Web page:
Generally, a woman capable of conceiving a child won’t be considered for a clinical trial unless she’s not pregnant and agrees to use birth control. Some studies require that women of childbearing age use two forms of contraception to participate in a study. Pharmaceutical companies don’t want their drugs tested among women who are—or might get—pregnant, mostly because the risk of exposure or a lawsuit by the mother is too high. Even in normal pregnancies, 1% to 2% end with an abnormal birth. Many parents are quick to blame poor birth outcomes on drugs. Some doctors erroneously believe that certain drugs cause fetal abnormalities. But genes and chromosomes are the primary culprits, according to Marilynn C. Frederiksen, M.D., associate professor of obstetrics and gynecology at Northwestern University Medical School.

“All of this presents a major barrier to clinical trial participation by women who don’t want, can’t afford, or are religiously opposed to contraception,” says Frederiksen.

Things aren’t bound to change unless the NIH comes up with the funds to conduct special dosing studies in pregnant women. And that probably won’t happen quickly or easily.

The NIH has an Office of Research on Women’s Health to help strengthen policies requiring inclusion of women in clinical research and to help translate new knowledge into clinical practice, but it doesn’t have any institutes that devote research dollars specifically to female health issues. As a direct result of the 1993 NIH Revitalization Act, NIH-sponsored clinical research now routinely includes sufficient numbers of non-pregnant women. In 2001, additional protections were given to pregnant women (as well as human fetuses and neonates) that spell out the conditions under which they can be involved in federally funded research— if earlier studies provide data on the potential risks, for example, and the risk to the fetus is caused solely by interventions that could directly benefit either the women or the fetus. Participation of women in NIH-funded studies, overall, is proportional to the percentage of women in the general population when sex-specific studies are excluded.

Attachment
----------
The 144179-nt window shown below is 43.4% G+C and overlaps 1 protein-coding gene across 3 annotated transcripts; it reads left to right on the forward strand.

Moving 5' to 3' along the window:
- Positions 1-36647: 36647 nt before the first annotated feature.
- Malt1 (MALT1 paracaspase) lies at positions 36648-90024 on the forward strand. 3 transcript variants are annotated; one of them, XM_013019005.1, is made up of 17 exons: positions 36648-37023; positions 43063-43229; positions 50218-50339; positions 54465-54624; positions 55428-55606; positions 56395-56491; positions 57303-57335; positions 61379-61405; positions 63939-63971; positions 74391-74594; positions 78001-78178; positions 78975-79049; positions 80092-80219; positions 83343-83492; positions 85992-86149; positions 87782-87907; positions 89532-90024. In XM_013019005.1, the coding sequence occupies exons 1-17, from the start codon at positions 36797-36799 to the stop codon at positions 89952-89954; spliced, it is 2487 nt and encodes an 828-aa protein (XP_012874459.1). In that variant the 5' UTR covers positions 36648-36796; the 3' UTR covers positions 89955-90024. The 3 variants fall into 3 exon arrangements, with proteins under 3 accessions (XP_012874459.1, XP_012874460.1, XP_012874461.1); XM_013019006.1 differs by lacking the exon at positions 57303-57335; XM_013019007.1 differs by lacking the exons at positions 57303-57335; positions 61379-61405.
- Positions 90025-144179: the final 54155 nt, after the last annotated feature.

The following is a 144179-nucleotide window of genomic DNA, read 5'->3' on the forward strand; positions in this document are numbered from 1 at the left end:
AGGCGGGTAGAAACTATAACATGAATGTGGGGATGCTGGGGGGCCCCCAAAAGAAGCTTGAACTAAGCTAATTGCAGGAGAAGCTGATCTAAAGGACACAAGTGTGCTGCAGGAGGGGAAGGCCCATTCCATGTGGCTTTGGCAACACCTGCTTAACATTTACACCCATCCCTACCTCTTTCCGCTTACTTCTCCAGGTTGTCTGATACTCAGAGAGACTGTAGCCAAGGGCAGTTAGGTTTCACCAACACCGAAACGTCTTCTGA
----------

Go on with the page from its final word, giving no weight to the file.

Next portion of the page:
The participation of women in clinical trials is essential. The exclusion of women from early-phase studies, in particular, delays the discovery of sex-specific dosing requirements and the identification of gender-specific side effects, limiting the identification of drugs that are useful just for women. The problem is compounded by the fact that animal studies, when scientists learn about many of a drug’s potential adverse reactions, also tend to exclude females. Limiting studies to a single gender requires fewer study subjects (animal or human) and, thus, shorter and less costly studies.

There are many hopeful signs of change. Pharmaceutical companies are devoting a tremendous amount of money to trials focusing on diseases and conditions that only affect women.

For more information on clinical trials and making informed decisions about volunteering for clinical research, read “The Gift of Participation” by Ken Getz, Founder and Board Chair, CISCRP.

You can find the book here.

To search for medical conditions in a specific location, visit our Search Clinical Trials page.

To stay informed about clinical trials, visit our Resources page.